Obama Confronts Abortion Debate At Notre Dame

After months of controversy, President Obama took the commencement stage Sunday at the University of Notre Dame. NPR's Scott Horsley is in South Bend, Ind., and he talks to Rebecca Roberts about how the president took on the issue that caused the controversy — abortion — and about the hecklers who tried to interrupt the speech.

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REBECCA ROBERTS, host:

This is ALL THINGS CONSIDERED from NPR News. I'm Rebecca Roberts.

President BARACK OBAMA: I do not suggest that the debate surrounding abortion can or should go away because no matter how much we may want to fudge it, indeed, while we know that the views of most Americans on the subject are complex and even contradictory, the fact is, at some level, the views of the two camps are irreconcilable.

ROBERTS: President Barack Obama tackling the abortion controversy head-on today. He delivered a high-profile commencement address at the University of Notre Dame despite a handful of hecklers, and the president urged those with even the most extreme differences to find common ground.

(Soundbite of applause)

President OBAMA: Let's provide care and support for women who do carry their children to term. Let's honor the conscience of those who disagree with abortion and draft a sensible conscience clause and make sure that all of our health care policies are grounded not only in sound science, but also in clear ethics, as well as respect for the equality for women. Those are things we can do.

ROBERTS: The president's appearance at Notre Dame because a lightning rod for anti-abortion forces. They said it was wrong for a Catholic University to honor a president who supports abortion rights. Police in South Bend say at least three dozen protesters were arrested on trespassing charges. NPR White House correspondent Scott Horsley was with the president at Notre Dame. Scott, what was the mood like inside the hall?

SCOTT HORSLEY: Rebecca, the president got a huge ovation when he entered the Joyce Center and another when he received his honorary degree. A majority of the students here were very excited to have Barack Obama come to their campus, and some of the graduates had glued Obama campaign symbols to their mortarboards.

The reaction, however, was not universally approving. There were a few people who sat out the standing ovations, and there were, as you say, a handful of anti-abortion hecklers.

President OBAMA: I also want to congratulate the class of 2009 for all your accomplishments…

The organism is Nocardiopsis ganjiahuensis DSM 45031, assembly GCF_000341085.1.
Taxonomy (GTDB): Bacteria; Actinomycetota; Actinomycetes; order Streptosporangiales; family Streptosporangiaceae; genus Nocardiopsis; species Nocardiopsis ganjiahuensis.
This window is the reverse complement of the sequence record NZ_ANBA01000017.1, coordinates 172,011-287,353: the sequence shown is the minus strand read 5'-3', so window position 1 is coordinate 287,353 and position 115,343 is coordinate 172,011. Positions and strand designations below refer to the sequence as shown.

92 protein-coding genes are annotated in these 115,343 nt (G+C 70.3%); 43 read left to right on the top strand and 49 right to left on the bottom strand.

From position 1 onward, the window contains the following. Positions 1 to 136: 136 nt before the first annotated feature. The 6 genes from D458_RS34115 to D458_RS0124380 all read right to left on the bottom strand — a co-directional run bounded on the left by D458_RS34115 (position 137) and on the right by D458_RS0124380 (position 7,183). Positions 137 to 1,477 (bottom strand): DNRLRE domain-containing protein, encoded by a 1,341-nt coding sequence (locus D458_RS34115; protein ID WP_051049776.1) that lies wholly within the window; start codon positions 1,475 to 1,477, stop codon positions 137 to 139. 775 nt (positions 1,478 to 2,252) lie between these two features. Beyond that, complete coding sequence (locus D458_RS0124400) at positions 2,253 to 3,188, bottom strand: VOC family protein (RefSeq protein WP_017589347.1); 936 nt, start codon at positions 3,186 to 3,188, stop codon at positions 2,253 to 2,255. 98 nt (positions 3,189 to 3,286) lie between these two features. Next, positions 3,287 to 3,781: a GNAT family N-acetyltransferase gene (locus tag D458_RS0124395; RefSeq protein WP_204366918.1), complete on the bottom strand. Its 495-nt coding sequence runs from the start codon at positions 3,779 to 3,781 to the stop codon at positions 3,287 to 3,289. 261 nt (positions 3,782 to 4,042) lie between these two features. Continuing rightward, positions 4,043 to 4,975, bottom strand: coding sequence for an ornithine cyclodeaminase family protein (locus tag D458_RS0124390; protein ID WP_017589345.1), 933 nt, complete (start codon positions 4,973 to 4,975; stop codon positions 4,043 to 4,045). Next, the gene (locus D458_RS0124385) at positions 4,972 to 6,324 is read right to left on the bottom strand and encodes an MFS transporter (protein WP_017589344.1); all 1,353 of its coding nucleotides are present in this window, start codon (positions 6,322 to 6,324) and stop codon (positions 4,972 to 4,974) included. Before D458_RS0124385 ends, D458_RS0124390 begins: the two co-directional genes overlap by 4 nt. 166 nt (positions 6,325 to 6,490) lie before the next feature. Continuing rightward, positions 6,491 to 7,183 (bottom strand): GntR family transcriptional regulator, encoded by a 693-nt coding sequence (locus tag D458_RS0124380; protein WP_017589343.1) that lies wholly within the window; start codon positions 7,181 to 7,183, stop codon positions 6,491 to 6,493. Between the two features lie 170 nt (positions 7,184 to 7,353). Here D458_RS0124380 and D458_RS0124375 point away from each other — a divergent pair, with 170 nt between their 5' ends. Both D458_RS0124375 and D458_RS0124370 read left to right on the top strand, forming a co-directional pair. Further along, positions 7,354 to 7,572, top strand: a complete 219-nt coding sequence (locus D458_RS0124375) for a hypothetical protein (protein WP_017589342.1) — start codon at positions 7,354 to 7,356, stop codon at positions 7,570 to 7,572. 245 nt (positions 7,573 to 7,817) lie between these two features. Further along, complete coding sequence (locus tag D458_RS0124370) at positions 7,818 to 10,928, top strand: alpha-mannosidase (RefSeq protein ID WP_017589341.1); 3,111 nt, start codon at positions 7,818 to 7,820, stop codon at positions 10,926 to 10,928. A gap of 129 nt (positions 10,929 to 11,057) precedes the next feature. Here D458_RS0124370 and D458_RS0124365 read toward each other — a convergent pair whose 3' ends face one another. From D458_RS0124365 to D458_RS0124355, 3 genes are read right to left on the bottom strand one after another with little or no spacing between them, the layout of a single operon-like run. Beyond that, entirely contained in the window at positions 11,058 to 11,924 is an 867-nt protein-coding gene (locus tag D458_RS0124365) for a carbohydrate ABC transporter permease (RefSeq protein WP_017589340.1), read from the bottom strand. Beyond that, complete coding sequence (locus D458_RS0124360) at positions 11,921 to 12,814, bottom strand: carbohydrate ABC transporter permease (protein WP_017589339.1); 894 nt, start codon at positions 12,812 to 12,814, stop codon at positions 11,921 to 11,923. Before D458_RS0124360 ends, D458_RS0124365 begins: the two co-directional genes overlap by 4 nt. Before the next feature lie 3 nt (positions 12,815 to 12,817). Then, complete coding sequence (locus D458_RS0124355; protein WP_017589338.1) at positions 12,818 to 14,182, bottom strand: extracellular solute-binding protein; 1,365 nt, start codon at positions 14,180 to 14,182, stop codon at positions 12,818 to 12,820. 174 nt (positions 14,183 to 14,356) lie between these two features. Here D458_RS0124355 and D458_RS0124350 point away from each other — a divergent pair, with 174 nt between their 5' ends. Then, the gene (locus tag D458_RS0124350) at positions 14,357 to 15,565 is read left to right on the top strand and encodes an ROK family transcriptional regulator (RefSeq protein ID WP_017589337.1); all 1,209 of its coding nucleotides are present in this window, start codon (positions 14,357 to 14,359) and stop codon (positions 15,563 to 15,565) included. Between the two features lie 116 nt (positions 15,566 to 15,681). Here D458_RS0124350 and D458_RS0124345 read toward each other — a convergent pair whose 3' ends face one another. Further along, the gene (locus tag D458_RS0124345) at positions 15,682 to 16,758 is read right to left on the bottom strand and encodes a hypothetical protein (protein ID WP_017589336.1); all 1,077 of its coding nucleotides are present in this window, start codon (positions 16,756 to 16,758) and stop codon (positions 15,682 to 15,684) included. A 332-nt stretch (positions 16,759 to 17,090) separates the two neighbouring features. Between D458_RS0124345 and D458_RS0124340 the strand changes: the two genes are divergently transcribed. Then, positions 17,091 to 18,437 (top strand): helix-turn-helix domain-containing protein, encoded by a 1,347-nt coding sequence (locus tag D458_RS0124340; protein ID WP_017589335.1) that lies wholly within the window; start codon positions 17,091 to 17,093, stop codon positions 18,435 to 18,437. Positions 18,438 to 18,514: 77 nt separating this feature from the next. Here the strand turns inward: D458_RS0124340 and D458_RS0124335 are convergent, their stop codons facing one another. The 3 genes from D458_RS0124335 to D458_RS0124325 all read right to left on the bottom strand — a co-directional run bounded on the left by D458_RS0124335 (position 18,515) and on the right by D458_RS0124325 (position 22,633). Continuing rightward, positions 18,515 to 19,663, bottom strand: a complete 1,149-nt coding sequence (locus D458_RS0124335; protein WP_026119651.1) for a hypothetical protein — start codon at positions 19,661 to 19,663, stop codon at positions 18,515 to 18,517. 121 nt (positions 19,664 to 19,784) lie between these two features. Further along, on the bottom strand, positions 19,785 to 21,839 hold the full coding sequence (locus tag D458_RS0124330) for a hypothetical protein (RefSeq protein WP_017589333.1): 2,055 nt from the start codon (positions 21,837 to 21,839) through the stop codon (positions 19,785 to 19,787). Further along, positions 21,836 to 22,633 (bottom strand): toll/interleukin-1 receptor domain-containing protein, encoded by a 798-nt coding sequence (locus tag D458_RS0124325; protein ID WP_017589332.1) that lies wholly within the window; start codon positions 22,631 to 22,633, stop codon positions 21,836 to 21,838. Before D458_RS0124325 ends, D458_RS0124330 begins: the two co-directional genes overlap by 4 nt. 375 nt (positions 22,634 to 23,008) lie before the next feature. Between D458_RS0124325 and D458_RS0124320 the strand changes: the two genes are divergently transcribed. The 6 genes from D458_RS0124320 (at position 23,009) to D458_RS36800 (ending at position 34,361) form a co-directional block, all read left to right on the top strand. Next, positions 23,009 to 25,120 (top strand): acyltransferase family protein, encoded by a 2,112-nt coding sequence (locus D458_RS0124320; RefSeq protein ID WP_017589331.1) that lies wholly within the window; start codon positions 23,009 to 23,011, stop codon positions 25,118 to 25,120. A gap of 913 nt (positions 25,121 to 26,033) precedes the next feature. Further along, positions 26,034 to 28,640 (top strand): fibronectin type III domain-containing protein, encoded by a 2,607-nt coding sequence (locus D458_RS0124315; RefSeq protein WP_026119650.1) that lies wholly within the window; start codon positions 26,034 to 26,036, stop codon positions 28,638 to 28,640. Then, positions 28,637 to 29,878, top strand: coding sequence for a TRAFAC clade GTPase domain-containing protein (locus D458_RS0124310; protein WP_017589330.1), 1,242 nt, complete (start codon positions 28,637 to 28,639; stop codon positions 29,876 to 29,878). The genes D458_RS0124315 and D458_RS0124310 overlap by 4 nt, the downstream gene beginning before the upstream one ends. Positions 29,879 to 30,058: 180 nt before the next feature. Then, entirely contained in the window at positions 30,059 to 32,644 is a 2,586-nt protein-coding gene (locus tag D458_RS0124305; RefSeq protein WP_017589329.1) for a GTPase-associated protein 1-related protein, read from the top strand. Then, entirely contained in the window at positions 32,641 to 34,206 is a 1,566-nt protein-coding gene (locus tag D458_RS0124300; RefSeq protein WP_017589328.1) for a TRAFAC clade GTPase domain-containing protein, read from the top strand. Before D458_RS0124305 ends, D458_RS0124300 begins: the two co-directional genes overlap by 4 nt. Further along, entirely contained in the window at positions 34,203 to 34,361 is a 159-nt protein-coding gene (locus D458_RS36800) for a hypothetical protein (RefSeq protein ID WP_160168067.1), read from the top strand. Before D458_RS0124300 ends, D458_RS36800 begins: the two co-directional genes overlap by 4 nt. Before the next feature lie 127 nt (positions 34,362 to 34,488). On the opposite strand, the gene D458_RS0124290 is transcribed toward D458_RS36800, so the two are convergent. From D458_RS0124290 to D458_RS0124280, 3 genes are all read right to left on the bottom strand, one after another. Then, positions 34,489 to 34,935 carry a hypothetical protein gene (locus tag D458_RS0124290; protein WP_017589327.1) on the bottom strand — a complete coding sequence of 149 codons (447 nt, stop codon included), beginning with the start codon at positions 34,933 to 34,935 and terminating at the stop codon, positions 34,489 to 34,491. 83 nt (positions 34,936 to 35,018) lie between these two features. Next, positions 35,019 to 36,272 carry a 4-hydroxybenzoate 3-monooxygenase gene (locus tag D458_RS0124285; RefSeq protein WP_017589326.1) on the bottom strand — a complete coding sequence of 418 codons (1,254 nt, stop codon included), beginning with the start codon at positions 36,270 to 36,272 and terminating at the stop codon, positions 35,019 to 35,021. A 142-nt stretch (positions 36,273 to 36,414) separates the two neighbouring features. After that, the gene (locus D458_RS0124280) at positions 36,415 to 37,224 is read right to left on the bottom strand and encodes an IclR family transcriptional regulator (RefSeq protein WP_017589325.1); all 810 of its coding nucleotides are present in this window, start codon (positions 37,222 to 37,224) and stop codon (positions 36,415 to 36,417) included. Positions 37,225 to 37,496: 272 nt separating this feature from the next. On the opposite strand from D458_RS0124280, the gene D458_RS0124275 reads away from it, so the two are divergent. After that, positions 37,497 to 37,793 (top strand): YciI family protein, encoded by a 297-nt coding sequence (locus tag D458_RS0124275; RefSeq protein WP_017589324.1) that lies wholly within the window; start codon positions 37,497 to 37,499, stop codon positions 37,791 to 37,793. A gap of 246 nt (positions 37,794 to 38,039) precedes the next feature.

Unidentified Man #1: (Shouting) Abortion is murder.

President OBAMA: …and since this is Notre Dame…

(Soundbite of booing)

President OBAMA: I mean…

HORSLEY: But those hecklers were quickly shouted down. Now, while the crowd inside the basketball arena was supportive, there were protests outside. This controversy had spread well beyond the Notre Dame community itself.

ROBERTS: Well, from what we just heard of the speech, he certainly didn't duck the controversy.

HORSLEY: No, he didn't. And he took - went right to it. Not only the divisive issue of abortion, but also the proper role of a Catholic university. And he invoked Notre Dame's president emeritus, Ted Hesburgh, who said that this school should be both a lighthouse and a crossroads, that is holding true to Catholic teaching, but not isolating itself from those with different creeds or cultures or ideas.

ROBERTS: Well, despite that message, there were dozens of bishops who objected to Notre Dame inviting him. Hundreds of thousands of people signed an online petition, and this comes at the same time as a new Gallup poll showing a pretty big shift on abortion rights. More Americans now consider themselves pro-life than pro-choice. How did all of that go into shaping the president's message?

HORSLEY: Well, as he said during the speech, people not only have strongly held and divisive views on abortion, but often, individuals themselves have nuanced positions and maybe are conflicted themselves about the appropriate place of abortion, and that's why he stressed not reducing one another to caricatures, but really listening to each other, trying to find areas where there is room for cooperation, for example, in reducing unwanted pregnancies. And he really extended that message not only to abortion, but to all sorts of issues.

He said whether it's stem cell research or fighting AIDS or even national security, he said look for ways where people of goodwill may disagree, but can find room to work together in a cooperative fashion.

ROBERTS: NPR's Scott Horsley covering the president's commencement speech today at Notre Dame. Thanks, Scott.

HORSLEY: Good to be with you, Rebecca.

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